Towleroad reports on a Boston Globe editorial debunking a popular anti-gay lie: The claim that public schools are “indoctrinating” children.
From the editorial:
Voters should also know that Massachusetts is not, in fact, teaching children to read, write, and have same-sex marriages. In 2006, a teacher in Lexington did read second-graders a book about a prince who marries another prince. But it wasn’t a regular subject. … And the books had previously been made available for parents’ review. Not surprisingly, the scary ads omit these details.
The Lexington litigation was highly unusual, and the scores of other school districts in the state simply haven’t been convulsed with controversy about same-sex marriage. That’s not to say the issue never arises; children increasingly have peers whose parents are married to adults of the same sex, and they’re bound to ask questions. But it’s noteworthy that the one case of pro-gay indoctrination that marriage opponents regularly cite is more than half a decade old — and misleading to boot.
Misleading? There’s no way to be sure of that just yet. What we know is this: One teacher in Lexington, Mass., read children a story about a prince who marries another prince. But what about the long-term effects?
Mark Regnerus and Bradley Wilcox should conduct a longitudinal study of that second-grade class — now in eighth grade — to measure whether, as predicted by the scientists of the religious right, they do, indeed, all turn out to be gay because of this horrific misconduct.
I’m exaggerating, of course. The religious right isn’t really deathly afraid that these children will all turn gay because they once heard a nice story about a same-sex couple. The religious right is actually deathly afraid that having once heard such a story these children will grow up to be more tolerant of and kinder to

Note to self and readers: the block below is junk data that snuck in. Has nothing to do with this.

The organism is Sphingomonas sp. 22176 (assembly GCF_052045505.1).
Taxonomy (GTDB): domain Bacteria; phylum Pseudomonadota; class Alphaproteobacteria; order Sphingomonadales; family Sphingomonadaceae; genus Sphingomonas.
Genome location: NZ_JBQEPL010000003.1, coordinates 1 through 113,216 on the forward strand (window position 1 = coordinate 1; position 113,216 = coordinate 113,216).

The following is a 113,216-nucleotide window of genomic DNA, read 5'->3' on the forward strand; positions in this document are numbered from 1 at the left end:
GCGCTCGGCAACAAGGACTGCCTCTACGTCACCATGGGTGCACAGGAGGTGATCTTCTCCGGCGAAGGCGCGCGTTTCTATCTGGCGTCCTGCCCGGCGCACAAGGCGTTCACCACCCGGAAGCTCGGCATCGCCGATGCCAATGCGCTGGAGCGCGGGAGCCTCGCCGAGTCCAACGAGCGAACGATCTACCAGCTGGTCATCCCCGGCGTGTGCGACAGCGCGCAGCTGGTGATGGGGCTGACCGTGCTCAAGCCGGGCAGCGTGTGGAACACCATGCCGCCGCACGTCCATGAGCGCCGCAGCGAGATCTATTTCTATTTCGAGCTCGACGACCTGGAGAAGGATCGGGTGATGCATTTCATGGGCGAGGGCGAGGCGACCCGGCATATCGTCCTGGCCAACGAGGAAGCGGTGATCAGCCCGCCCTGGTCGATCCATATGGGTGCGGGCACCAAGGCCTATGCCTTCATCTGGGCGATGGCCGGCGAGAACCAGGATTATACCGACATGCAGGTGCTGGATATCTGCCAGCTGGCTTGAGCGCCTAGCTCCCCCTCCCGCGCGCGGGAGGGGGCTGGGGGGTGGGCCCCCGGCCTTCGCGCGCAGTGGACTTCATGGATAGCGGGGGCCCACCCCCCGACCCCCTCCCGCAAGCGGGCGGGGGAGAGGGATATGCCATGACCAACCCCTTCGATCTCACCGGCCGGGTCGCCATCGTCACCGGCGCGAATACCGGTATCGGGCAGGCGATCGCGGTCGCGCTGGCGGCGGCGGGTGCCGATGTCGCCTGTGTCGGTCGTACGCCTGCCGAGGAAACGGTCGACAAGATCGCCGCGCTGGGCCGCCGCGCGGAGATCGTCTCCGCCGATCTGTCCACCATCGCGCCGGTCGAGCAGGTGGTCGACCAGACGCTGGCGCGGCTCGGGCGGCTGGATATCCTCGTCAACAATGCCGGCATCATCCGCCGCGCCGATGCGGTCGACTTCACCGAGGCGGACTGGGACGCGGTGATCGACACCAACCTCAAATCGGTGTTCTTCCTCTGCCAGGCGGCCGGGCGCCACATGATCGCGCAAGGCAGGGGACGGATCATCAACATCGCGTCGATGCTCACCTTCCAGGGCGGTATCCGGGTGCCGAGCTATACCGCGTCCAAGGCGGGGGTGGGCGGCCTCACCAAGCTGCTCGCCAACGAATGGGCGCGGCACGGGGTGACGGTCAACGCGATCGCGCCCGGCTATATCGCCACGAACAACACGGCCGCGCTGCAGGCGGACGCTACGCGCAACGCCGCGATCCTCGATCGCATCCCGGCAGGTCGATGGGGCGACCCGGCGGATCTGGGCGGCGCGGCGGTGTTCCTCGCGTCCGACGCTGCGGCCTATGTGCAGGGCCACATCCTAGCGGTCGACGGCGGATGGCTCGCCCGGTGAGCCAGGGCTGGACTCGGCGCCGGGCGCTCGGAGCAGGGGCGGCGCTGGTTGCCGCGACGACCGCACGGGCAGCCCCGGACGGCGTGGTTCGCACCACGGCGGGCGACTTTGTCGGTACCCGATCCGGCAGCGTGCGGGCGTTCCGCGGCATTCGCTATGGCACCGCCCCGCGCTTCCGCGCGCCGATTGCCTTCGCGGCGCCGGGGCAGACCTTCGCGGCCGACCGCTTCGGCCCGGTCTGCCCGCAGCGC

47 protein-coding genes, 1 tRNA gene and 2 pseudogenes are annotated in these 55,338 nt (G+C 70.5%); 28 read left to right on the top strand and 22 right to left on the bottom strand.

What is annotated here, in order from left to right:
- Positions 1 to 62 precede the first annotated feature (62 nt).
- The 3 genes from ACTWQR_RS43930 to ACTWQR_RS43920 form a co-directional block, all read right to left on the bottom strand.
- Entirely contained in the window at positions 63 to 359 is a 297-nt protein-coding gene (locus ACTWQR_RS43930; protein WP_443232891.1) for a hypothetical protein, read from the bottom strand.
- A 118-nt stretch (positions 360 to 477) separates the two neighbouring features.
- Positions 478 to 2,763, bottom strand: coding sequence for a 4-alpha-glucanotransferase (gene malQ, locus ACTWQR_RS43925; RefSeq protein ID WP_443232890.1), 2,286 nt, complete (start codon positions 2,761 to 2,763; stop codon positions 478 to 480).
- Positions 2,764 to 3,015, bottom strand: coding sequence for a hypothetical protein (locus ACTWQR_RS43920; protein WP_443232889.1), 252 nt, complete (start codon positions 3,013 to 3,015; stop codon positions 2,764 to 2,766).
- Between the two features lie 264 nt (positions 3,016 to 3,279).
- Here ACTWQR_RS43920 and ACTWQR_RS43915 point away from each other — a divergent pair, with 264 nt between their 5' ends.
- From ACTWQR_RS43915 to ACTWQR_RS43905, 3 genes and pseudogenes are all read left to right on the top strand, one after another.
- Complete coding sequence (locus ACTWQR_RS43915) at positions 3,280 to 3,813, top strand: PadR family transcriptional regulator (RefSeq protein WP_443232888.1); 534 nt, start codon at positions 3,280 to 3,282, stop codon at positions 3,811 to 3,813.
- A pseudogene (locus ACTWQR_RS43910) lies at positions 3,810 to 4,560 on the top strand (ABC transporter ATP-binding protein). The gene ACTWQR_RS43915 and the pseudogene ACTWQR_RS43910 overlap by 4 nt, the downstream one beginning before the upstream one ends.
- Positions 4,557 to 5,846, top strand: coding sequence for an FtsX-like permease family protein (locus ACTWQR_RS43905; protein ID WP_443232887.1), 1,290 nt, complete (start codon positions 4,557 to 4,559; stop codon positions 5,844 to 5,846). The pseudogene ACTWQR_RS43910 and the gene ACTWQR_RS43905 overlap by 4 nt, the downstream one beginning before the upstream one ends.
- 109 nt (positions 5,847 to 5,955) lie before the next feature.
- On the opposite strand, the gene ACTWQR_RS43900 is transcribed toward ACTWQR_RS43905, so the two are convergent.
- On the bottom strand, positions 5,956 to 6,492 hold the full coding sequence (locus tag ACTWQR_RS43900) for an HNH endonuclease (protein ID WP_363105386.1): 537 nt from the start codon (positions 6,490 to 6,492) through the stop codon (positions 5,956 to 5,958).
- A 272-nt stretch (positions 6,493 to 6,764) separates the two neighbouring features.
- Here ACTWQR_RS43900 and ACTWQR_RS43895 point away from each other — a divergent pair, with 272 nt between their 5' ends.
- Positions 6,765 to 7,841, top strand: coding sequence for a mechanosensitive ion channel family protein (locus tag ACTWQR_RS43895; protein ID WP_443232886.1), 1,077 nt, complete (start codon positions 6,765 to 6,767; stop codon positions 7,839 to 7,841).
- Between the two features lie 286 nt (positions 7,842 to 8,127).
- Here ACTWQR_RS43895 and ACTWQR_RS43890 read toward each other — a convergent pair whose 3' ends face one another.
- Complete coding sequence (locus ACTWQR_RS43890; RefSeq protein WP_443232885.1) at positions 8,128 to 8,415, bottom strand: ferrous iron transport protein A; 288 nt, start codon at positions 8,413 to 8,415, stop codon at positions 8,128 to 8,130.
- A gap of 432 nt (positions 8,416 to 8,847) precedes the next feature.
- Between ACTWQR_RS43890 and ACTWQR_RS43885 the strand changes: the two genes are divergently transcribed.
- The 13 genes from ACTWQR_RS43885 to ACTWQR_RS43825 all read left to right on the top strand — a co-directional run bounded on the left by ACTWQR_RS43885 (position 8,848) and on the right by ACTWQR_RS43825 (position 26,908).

o same-sex couples.
And the prospect of such tolerance and kindness terrifies them.
* * * * * * * * *
These photos of smiling college students cheerfully recording their opposition to same-sex marriage and their support for Minnesota’s failed anti-equality ban makes me sad in two directions.
First there’s the top-level contempt for others being expressed there — the eagerness to see the law used to further marginalize the marginal, which is always just a generally mean thing to do.
But then there’s the harm being done to these kids, too. And yes, these are kids. They’ve been encouraged to do this, instructed to do this, and praised for doing this. But in not too many years, though — maybe 10 or 15, maybe less — they’ll regret it.
And then what? It may be part of a larger crisis of faith in which they turn their backs on everything they learned at their “Bible-based” alma mater — Jesus and the Bible along with the presumption of homophobia.
Or that crisis may force them to double down in order to preserve their identity and never have to regret being the smiling haters in these photos. That kind of white-knuckled clinging to the indefensible isn’t uncommon, but I’ve never met anyone it allowed to be happy.
(Oh, and note this is Northwestern College in Minnesota — a private evangelical school which is not at all the same thing as Northwestern University.)